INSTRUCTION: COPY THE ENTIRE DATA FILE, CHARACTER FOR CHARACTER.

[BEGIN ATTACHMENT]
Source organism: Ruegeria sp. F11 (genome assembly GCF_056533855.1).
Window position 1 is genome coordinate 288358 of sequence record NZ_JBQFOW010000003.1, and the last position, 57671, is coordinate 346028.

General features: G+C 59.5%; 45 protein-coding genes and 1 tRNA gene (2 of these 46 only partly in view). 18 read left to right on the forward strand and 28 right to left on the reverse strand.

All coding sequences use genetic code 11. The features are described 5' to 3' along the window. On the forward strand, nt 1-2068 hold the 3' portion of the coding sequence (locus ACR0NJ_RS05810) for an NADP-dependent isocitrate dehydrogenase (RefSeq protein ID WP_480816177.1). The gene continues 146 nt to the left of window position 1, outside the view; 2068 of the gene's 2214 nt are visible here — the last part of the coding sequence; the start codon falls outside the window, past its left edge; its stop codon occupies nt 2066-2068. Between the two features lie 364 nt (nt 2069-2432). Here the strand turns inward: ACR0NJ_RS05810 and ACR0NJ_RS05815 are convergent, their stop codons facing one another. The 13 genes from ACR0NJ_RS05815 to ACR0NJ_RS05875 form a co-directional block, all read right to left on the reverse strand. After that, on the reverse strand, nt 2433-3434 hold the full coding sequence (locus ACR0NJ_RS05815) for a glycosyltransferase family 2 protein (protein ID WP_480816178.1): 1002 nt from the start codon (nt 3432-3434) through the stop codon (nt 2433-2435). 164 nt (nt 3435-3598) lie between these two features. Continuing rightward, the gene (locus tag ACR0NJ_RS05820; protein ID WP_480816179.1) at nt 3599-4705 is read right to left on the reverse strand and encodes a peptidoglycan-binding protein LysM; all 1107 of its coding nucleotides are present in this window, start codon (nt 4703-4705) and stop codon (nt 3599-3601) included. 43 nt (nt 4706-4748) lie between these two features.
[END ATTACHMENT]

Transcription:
Source organism: Ruegeria sp. F11 (genome assembly GCF_056533855.1).
Window position 1 is genome coordinate 288358 of sequence record NZ_JBQFOW010000003.1, and the last position, 57671, is coordinate 346028.

General features: G+C 59.5%; 45 protein-coding genes and 1 tRNA gene (2 of these 46 only partly in view). 18 read left to right on the forward strand and 28 right to left on the reverse strand.

All coding sequences use genetic code 11. The features are described 5' to 3' along the window. On the forward strand, nt 1-2068 hold the 3' portion of the coding sequence (locus ACR0NJ_RS05810) for an NADP-dependent isocitrate dehydrogenase (RefSeq protein ID WP_480816177.1). The gene continues 146 nt to the left of window position 1, outside the view; 2068 of the gene's 2214 nt are visible here — the last part of the coding sequence; the start codon falls outside the window, past its left edge; its stop codon occupies nt 2066-2068. Between the two features lie 364 nt (nt 2069-2432). Here the strand turns inward: ACR0NJ_RS05810 and ACR0NJ_RS05815 are convergent, their stop codons facing one another. The 13 genes from ACR0NJ_RS05815 to ACR0NJ_RS05875 form a co-directional block, all read right to left on the reverse strand. After that, on the reverse strand, nt 2433-3434 hold the full coding sequence (locus ACR0NJ_RS05815) for a glycosyltransferase family 2 protein (protein ID WP_480816178.1): 1002 nt from the start codon (nt 3432-3434) through the stop codon (nt 2433-2435). 164 nt (nt 3435-3598) lie between these two features. Continuing rightward, the gene (locus tag ACR0NJ_RS05820; protein ID WP_480816179.1) at nt 3599-4705 is read right to left on the reverse strand and encodes a peptidoglycan-binding protein LysM; all 1107 of its coding nucleotides are present in this window, start codon (nt 4703-4705) and stop codon (nt 3599-3601) included. 43 nt (nt 4706-4748) lie between these two features.